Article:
|make your mind up!!
May 13, 2003
hi dr i seem to be coNfused hear ive read many posts on hear saying you canot CANOT GET HIV FROM RECEVING ORAL SEX!!! THEN THE POST IVE JUST READ YOU STATE YOU CAN !!!!! Dr. Frascino I took a poll Posted: May 8, 2003
I asked all of my friends about recieving not giving oral sex and all of them said they do NOT use a condem for this I am with them by the way. We are all guys if that makes a difference. Even if any of us had ars symtoms should I tell them they should be tested? Everyone is under the assumsion that you dont get hiv that way but I am not positive even after reading your answers because an extremely small risk is still a risk and if you have hiv symptoms after maybe you should be concerned. My friends call me nuts and they are college educated but I am still not sure. If this is your only real risk as a doctor would you say to get tested with or without the CLASSIC ARS SYMPTOMS?
As with all things in life, we weigh the risk versus the benefit, and then decide what to do. You see a traffic light change from green to yellow as you approach it in your car and decide if its worth the risk to proceed through the intersection or better to slam on the breaks. Well, sex isnt exactly like driving (its a whole lot more fun), but the same principle applies. Everyone needs to understand the potential risk of what they are doing, and then decide if they are willing to accept that degree of risk.
Is a small or even "extremely small" risk still a risk? Absolutely.
Does oral sex have a theoretical risk? Yes, it does.
Is that risk extremely, extremely small? Well, yes it appears it is.
So what do I recommend for guys who choose to have unprotected oral sex? I remind them there is a theoretical risk, and suggest HIV testing every 6 months or so, with or without classic ARS symptoms.
Hope that helps.
| Response from Dr. Frascino
Make up my mind? I have made up my mind. Perhaps it is you who now must make up yours. Please read my responses carefully; they are all very consistent. I never said, "You cannot, get HIV from receiving oral sex." What I have said over and over and over again is that the risk of acquiring HIV from oral sex is extremely low. The most recent studies have shown that this "extremely low risk" is most likely even lower than previously estimated. I always add the caveat that despite the "extremely, extremely low risk", that does not mean there is absolutely no risk. The theoretical risk remains, and there may also be extenuating circumstances for instance, blood in the mouth from recent trauma coupled with cuts or open sores on the penis, etc. Yes, I do believe the insertive partner is at lower risk than the receptive partner. Again, thats just common sense.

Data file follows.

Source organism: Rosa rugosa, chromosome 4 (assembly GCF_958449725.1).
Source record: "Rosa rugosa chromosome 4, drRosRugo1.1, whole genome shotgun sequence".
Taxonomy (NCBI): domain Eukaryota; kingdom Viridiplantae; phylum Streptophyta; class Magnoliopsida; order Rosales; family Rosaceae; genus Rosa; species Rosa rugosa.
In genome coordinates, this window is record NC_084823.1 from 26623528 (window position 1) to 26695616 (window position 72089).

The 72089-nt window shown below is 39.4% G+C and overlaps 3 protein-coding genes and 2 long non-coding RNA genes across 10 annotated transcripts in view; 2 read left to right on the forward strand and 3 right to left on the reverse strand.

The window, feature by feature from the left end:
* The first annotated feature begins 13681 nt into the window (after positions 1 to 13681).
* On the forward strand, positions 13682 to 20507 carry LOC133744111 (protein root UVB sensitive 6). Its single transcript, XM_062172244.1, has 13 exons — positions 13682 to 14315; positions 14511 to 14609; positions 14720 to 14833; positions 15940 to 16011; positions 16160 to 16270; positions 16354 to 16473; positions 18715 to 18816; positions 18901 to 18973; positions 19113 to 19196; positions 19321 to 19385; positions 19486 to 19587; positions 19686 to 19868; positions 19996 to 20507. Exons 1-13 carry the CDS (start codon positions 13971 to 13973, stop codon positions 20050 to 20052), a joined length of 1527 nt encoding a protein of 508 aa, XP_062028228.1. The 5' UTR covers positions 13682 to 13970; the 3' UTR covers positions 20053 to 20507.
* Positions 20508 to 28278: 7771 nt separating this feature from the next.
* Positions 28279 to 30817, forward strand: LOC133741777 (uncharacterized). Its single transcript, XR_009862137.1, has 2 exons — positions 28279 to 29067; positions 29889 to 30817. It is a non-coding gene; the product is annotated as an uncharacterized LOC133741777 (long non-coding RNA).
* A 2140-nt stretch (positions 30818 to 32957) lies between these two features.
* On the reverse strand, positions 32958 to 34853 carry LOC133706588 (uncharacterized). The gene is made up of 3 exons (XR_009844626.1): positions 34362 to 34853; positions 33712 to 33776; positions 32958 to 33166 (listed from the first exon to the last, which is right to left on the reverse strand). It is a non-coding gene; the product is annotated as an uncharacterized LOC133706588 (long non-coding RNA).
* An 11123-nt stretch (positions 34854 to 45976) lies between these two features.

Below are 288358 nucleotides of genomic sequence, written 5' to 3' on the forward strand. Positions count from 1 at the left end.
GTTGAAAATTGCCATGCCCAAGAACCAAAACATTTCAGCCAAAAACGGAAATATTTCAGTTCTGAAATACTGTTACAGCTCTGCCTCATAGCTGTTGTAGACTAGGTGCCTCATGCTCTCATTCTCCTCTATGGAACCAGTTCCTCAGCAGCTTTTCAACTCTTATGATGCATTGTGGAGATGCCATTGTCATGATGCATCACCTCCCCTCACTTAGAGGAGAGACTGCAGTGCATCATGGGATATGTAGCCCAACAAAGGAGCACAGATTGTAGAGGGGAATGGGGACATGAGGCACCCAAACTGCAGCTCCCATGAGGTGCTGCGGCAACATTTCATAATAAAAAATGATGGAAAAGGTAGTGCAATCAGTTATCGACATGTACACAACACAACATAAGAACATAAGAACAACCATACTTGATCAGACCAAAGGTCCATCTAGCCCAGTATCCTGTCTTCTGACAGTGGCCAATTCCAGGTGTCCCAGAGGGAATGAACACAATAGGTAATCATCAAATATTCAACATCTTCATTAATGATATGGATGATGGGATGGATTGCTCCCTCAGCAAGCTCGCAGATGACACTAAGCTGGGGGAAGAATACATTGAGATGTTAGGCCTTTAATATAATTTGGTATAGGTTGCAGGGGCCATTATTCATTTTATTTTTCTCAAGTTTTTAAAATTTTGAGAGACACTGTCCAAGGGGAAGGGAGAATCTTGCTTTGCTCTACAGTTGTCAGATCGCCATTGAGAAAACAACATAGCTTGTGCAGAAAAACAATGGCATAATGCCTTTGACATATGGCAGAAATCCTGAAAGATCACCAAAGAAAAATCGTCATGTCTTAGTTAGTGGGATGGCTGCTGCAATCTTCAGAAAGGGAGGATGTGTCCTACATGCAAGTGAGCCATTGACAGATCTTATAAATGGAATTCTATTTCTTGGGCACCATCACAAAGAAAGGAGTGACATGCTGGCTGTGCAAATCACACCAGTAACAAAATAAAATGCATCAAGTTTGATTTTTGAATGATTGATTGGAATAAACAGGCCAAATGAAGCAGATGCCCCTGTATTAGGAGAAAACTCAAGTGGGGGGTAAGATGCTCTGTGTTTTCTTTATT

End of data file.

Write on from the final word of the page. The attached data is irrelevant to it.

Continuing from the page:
Please note I try to respond to each question based on the information provided. Consequently, the person who writes in saying a sex partner of unknown serostatus "licked my penis for 10 seconds 15 years ago" and is now worried that the pimple on his butt that appeared last night might be HIV resulting from his indiscretion 15 years ago is far, far different from the questions I receive from very sexually active men who enjoy the pleasures of sex with multiple casual partners on a regular basis. The risk of contracting HIV from insertive oral sex per episode for both these questioners remains exactly the same extremely, extremely low. However, I would advise the first gentleman his theoretical risk is so incredibly small that its essentially off the radar screen. In other words, the pimple on his butt should not be a worry for HIV. My response to the second questioner is that sexually active folks, who have unprotected sex, including oral sex, should have periodic screening for STDs. I usually recommend every 6 months. The HIV risk for unprotected insertive oral sex remains extremely, extremely low; however, other STDs are more easily transmitted as demonstrated by the recent rise in syphilis and gonorrhea. As part of this periodic STD screening, I would advise HIV screening as well. Certainly number of partners and extenuating circumstances can change overall "risk." However, in spite of this, the overall risk remains extremely, extremely low, but we cannot say that it doesnt exist. Many folks write to me wanting me to proclaim oral sex has absolutely no risk under any circumstances. I cannot do that. I can only give you the scientific facts and advise you of relative risks. After that, its you who must make up your mind.
I hope that clears up any lingering confusion.
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